Restaurants have long been unofficial cultural ambassadors and have served as an outlet for new immigrants to make a good living and employ family and friends, according to Kim Palmer, a writer with Reuters America. “In the past 20 years, we have seen the rise of a variety of ethnic restaurants, from Thai to Cuban to Middle Eastern, and the entire food industry has benefited from this trend [because consumers are] preparing fewer meals at home.”
As an example, she writes about an immigrant from Lebanon who came here to go to school, working at a Little Caesars Pizza to cover his living expenses. This was his introduction into the U.S. food service industry. When he graduated, instead of going home as planned, he purchased several Little Caesars Pizza franchises.
While his Little Caesars outlets proved successful, what he wanted to do was open a chain of Lebanese restaurants, cooking and serving the type of food he grew up eating. And so, he did it.
He sold the pizza franchises and opened up his first Lebanese restaurant in Cleveland Heights, Ohio, in the early 1990s. As a result of his training and experience at Little Caesars – and a lot of good old-fashioned hard work – this first restaurant (and along with it, Lebanese cuisine) became very popular. It wasn’t long before he had 17 restaurants in five different states, employing more than 1,000 people.
But here is where some problems set in: how could he keep his 1,000 employees all on the same page? He needed them preparing Lebanese food correctly and doing so consistently.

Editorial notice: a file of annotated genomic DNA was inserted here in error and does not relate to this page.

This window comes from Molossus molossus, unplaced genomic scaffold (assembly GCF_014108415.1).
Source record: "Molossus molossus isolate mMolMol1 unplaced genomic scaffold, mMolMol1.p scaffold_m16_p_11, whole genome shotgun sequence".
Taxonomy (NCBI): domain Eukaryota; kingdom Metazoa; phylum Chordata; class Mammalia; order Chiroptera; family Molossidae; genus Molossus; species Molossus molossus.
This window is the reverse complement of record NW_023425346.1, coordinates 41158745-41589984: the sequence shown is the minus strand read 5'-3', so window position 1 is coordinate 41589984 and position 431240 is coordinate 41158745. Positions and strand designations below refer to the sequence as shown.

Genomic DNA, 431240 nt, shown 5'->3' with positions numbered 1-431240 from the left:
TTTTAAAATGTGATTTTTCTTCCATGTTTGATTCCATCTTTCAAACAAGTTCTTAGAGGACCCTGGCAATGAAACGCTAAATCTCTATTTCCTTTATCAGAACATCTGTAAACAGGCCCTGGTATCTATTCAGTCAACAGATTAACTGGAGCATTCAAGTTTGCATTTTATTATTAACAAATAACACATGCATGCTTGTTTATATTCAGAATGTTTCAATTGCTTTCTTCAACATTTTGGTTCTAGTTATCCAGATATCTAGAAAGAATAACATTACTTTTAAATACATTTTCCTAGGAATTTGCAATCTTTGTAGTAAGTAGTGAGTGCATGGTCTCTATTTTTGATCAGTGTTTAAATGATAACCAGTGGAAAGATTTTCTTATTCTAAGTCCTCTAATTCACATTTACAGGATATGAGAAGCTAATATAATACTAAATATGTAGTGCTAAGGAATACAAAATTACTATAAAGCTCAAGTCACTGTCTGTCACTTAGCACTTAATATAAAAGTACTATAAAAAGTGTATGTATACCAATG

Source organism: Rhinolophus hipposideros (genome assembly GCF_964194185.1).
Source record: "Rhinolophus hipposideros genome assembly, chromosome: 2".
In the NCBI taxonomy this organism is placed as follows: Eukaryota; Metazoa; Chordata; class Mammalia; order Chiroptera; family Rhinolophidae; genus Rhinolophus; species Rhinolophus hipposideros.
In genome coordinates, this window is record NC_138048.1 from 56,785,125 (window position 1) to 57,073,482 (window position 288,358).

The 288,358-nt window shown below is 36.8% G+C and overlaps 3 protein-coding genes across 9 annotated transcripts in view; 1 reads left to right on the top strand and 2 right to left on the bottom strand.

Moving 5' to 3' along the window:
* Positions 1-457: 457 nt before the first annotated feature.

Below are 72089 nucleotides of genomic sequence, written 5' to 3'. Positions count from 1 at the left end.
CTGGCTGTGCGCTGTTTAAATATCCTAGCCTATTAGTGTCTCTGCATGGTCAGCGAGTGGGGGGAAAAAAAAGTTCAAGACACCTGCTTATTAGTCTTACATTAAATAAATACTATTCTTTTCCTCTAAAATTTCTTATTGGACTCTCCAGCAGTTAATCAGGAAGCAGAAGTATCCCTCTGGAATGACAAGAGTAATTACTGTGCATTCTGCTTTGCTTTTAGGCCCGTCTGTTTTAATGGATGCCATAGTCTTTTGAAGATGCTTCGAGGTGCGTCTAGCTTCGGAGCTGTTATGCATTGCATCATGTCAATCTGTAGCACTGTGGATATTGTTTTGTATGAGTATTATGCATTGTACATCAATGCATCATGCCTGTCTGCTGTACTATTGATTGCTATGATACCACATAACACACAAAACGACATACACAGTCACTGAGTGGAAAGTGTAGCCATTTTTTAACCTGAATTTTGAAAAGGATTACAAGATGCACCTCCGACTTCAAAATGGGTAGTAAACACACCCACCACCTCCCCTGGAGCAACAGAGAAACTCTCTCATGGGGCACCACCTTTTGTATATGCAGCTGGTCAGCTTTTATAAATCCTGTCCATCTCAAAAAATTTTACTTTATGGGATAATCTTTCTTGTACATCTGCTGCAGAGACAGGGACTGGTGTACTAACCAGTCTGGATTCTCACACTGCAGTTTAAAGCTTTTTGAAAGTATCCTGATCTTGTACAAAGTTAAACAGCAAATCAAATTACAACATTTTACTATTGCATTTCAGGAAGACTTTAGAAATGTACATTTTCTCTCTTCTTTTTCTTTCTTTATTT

Further, he needed to stay one step ahead of the ever-changing American diet—something he first learned about while working at Little Caesars. There were times, for instance, when customers were more interested in lighter menu options and other times when they were not. His menu had to reflect these changing dietary patterns.
He addressed this situation by opening up a training center. Key members of his staff would come to the center, stay a few days, and learn how to prepare Lebanese food properly. This proved valuable, but was costly. Menu changes and other updates were still handled by phone calls, fax machines, and in-person meetings with restaurant chefs in the 17 locations.
This is the way things used to be done. This method could be haphazard, invariably took time, and all too often, restaurant staff would forget what they had just been taught, especially when it came to menu changes.
Today, we have a much easier way. New, cloud-based kitchen automation systems are available that help restaurant owners and managers make sure everyone is on the same page, instantly, whether in one location or 1,000. These technologies can instruct all staff members of menu changes, streamline training and communication, pass on regulatory information when needed, and allow for food label printing, with all nutritional information updated in real time.
This type of technology helps ensure consistency and consistency is the name of the game in the food service industry, according to Palmer. “If you give your customers consistency, they will give you the same.”
For more information on DayMark’s kitchen automation systems with MenuCommand™, contact a DayMark representative at 800-847-0101.